Substance use measures were mostly taken from the ESPAD questionnaire (48, 49), a European national substance-use survey of a representative sample of high school students. Its reliability and validity have been verified in the content of many methodological studies [see Ref. (49)]. These measures included past-year alcohol and cannabis use frequency. Original items had seven categories: 1: “0”; 2: “1–2”; 3: “3–5”; 4: “6–9”; 5: “10–19”; 6: “20–39”; and 7: “40 or more.” Some categories of the original items were collapsed together, based on their distributions and on the literature (1, 2), in order to limit the number of categories and get clinically significant grouping while avoiding the estimation of a large amount of parameters in the analyses. This resulted in three categories of alcohol and cannabis use frequency: 0: “0–5”; 1: “6–30”; and 2: “31 or more.” We also used the quantity of alcohol consumed in a typical occasion. Again, some categories were collapsed together for the same reasons. This led to a variable in three categories: 0: “0–3”; 1: “4–6”; and 2: “6 or more.” We also added a home measure of the quantity of cannabis taken in a typical occasion and collapsed the categories in two: 0: “1 joint or less”; and 1: “more than a joint.” Binge drinking was also measured using the ESPAD item with collapsed categories: 0: “never”; 1: “1 or 2 times”; and 2: “3 or more times.” Other items were taken from a validated measure of adolescent social and personal adjustment (50): stimulant-hallucinogens use (“never”; “1 or 2 times”; “3 or more times”) as well as two items of alcohol and cannabis use in order to derive alcohol and cannabis use early-onset (grade 8 or earlier). The cannabis and alcohol onset measures are exceptions in the sense that contrarily to other substance use measures, they were derived from grade 7 and 8 items of alcohol and cannabis use frequency. Frequency of tobacco use was measured with a home measure in which categories have been collapsed in the following groups: 0: “never”; 1: less than one per day or “occasional”; and 2: one per day or more or “regular.” Finally, the simultaneous use of alcohol and cannabis was also assessed by a house measure and was coded 0: “never”; 1: “1 or 2 times”; and 2: “3 or more times.” We included this measure as this particular behavior has been associated with negative consequences in previous work (22). All items were referring to the past 12 months except for binge drinking and tobacco use (past 30 days).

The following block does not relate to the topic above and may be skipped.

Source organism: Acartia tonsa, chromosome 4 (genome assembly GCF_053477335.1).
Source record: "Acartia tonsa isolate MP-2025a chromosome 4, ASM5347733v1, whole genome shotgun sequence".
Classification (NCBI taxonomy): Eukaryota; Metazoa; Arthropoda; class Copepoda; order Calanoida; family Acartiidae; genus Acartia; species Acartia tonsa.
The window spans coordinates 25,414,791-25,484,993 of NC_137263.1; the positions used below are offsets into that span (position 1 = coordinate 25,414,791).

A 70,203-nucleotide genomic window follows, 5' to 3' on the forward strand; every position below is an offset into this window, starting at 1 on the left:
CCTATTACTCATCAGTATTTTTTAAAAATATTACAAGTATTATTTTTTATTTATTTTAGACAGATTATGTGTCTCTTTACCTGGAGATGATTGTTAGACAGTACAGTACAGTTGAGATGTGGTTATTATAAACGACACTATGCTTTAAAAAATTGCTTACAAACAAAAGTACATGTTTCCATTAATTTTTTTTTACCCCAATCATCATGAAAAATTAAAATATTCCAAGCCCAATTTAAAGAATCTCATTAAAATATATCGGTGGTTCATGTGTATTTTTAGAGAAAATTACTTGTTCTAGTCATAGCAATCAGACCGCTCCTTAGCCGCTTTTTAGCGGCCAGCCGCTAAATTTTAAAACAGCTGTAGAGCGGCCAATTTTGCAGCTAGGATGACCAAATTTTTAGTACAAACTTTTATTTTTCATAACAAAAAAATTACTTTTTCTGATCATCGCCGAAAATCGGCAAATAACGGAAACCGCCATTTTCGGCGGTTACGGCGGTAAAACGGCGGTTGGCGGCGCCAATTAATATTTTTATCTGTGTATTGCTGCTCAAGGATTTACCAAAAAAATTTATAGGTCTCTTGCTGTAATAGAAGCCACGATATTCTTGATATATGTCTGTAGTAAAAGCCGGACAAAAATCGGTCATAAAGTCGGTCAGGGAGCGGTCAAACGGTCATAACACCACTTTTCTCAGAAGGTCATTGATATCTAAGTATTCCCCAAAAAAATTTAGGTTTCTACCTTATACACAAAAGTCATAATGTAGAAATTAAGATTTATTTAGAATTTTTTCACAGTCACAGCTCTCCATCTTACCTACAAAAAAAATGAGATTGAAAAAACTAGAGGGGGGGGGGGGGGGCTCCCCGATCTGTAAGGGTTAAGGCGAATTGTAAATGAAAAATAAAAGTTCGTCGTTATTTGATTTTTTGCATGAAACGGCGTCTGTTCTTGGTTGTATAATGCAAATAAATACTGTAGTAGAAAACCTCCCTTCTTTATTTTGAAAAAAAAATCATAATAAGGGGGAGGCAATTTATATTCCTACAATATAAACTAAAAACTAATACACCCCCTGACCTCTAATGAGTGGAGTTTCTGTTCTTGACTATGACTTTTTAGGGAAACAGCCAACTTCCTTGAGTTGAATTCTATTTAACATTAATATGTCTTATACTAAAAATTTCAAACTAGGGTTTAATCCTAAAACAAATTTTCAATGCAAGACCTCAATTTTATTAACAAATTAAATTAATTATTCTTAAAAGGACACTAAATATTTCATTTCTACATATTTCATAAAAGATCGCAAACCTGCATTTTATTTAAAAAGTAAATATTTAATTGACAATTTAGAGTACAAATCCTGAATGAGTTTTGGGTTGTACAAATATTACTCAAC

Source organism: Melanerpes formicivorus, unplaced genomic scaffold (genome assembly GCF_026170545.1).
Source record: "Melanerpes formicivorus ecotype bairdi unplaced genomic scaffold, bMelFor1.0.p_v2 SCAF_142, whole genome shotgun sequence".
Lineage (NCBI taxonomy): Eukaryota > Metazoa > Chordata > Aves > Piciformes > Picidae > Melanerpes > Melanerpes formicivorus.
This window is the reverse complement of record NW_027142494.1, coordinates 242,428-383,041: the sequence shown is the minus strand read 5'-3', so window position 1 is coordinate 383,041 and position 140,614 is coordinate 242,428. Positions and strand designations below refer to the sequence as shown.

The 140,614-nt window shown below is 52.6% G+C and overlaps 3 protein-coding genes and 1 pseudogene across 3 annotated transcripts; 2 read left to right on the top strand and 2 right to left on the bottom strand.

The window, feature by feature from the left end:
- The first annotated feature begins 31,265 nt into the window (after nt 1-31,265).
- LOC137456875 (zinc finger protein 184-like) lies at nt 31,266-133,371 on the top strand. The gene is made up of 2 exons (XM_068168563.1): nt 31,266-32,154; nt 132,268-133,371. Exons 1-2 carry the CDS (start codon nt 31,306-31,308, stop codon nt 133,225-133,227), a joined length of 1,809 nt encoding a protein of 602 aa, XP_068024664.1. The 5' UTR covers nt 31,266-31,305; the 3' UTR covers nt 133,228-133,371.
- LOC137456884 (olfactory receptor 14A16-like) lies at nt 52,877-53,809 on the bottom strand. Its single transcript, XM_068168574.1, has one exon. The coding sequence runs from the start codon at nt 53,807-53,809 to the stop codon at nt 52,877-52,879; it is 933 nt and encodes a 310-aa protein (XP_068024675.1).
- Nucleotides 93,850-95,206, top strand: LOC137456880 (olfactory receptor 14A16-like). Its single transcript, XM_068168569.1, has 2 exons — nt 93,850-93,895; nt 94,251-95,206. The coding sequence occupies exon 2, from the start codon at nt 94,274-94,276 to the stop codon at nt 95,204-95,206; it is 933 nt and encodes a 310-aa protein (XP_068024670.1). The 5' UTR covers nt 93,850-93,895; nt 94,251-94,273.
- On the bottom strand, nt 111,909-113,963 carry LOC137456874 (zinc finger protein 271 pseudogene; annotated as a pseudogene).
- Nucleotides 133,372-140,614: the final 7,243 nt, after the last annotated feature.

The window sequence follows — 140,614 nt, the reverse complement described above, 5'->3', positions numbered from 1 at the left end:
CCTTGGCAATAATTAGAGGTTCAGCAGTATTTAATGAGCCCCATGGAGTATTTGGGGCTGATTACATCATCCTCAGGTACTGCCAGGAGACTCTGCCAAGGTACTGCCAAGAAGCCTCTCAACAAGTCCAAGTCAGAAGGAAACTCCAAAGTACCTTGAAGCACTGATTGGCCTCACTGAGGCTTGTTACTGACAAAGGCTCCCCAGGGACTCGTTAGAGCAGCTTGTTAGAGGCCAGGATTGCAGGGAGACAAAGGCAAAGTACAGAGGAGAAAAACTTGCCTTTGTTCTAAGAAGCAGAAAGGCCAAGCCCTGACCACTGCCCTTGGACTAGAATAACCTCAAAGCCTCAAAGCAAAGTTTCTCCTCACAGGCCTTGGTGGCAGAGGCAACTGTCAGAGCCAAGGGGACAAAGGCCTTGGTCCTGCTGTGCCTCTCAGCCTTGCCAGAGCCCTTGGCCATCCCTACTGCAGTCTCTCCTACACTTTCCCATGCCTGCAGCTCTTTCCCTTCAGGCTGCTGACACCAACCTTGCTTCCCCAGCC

Substance-related problems (grade 11)
The outcome measure is largely based on the DEP-ADO scale, widely used to screen substance related problems in Quebec (51, 52). This instrument includes 11 items to which we added 3 to include other important substance-related consequences (fights, unprotected or unwanted sex, intoxication in school) for a total of 14 items (α = 0.88). Each item measures the occurrence of different attributed substance-related consequences covering various types of negative consequences, such as legal, school, relational, health, and dependence consequences. Items have been coded 0 (never) and 1 (yes) in accordance with participants’ attributions. A confirmatory factorial analysis (53) indicated that all items could be grouped in a single scale (not shown; results can be obtained upon request).
Sociodemographic and psychosocial predictors (grade 7–8)